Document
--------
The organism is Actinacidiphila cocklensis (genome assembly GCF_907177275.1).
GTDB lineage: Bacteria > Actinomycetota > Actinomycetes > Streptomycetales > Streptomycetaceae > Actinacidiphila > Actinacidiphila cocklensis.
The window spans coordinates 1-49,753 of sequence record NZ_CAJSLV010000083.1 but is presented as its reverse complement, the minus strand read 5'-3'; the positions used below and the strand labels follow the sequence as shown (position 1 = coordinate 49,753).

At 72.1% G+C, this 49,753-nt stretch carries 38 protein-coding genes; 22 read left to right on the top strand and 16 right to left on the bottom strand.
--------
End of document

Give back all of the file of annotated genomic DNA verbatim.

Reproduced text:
The organism is Actinacidiphila cocklensis (genome assembly GCF_907177275.1).
GTDB lineage: Bacteria > Actinomycetota > Actinomycetes > Streptomycetales > Streptomycetaceae > Actinacidiphila > Actinacidiphila cocklensis.
The window spans coordinates 1-49,753 of sequence record NZ_CAJSLV010000083.1 but is presented as its reverse complement, the minus strand read 5'-3'; the positions used below and the strand labels follow the sequence as shown (position 1 = coordinate 49,753).

At 72.1% G+C, this 49,753-nt stretch carries 38 protein-coding genes; 22 read left to right on the top strand and 16 right to left on the bottom strand.